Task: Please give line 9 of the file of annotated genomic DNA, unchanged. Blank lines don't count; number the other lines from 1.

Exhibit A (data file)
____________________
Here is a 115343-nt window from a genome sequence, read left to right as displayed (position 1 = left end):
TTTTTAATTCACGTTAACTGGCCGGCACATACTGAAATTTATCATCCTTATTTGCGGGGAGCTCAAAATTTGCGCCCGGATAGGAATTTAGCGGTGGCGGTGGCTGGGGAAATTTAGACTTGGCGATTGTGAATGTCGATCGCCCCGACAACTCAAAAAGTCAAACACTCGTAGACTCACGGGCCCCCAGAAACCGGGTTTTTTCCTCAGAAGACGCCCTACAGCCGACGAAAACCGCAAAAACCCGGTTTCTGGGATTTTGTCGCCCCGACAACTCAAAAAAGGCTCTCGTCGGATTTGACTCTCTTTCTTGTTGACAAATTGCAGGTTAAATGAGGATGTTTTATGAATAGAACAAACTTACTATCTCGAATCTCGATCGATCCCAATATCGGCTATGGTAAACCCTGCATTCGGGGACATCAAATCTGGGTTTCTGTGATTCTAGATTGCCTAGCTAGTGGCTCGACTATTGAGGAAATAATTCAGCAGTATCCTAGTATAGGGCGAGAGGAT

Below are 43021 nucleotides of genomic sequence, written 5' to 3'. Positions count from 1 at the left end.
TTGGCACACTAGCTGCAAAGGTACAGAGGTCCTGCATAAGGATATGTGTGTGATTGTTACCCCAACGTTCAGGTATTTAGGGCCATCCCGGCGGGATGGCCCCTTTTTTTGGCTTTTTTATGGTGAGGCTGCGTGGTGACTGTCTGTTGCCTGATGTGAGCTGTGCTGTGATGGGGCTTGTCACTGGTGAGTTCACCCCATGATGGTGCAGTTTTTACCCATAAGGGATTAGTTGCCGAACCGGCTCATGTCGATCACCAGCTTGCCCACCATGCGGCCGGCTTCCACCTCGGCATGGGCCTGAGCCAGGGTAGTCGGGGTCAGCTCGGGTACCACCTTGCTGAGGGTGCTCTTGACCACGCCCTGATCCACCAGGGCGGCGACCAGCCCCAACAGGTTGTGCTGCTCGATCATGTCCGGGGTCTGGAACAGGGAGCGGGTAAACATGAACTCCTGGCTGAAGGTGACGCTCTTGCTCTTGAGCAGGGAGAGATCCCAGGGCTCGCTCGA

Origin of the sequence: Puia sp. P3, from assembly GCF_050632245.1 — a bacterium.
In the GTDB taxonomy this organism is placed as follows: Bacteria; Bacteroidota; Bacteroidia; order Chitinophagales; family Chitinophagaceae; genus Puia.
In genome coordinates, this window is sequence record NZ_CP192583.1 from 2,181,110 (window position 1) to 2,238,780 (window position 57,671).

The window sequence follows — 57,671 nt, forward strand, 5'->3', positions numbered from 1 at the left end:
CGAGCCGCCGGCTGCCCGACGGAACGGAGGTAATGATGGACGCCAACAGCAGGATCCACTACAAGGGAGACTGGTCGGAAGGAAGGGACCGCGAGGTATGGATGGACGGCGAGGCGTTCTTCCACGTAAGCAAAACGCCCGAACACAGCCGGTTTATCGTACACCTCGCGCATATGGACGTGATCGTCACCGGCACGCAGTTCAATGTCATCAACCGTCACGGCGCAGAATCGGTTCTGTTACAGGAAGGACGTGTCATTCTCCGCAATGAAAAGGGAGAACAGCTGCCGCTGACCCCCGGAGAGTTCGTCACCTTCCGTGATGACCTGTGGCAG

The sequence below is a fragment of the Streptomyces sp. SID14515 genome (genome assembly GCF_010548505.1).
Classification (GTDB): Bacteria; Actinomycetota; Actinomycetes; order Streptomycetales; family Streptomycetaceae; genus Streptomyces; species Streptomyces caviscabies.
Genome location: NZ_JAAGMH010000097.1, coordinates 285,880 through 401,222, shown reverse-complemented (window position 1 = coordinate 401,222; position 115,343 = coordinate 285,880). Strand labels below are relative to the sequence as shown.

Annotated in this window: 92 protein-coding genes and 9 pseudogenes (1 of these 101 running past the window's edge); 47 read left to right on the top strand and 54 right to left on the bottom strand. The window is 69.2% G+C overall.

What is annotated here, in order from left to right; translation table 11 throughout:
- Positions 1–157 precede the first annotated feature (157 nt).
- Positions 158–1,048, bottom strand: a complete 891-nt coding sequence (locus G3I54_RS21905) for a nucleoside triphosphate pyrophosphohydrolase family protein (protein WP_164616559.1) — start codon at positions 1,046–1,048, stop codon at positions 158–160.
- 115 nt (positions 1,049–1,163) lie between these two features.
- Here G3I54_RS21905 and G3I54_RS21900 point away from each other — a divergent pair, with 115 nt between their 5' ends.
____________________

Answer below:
CGAGCCGCCGGCTGCCCGACGGAACGGAGGTAATGATGGACGCCAACAGCAGGATCCACTACAAGGGAGACTGGTCGGAAGGAAGGGACCGCGAGGTATGGATGGACGGCGAGGCGTTCTTCCACGTAAGCAAAACGCCCGAACACAGCCGGTTTATCGTACACCTCGCGCATATGGACGTGATCGTCACCGGCACGCAGTTCAATGTCATCAACCGTCACGGCGCAGAATCGGTTCTGTTACAGGAAGGACGTGTCATTCTCCGCAATGAAAAGGGAGAACAGCTGCCGCTGACCCCCGGAGAGTTCGTCACCTTCCGTGATGACCTGTGGCAG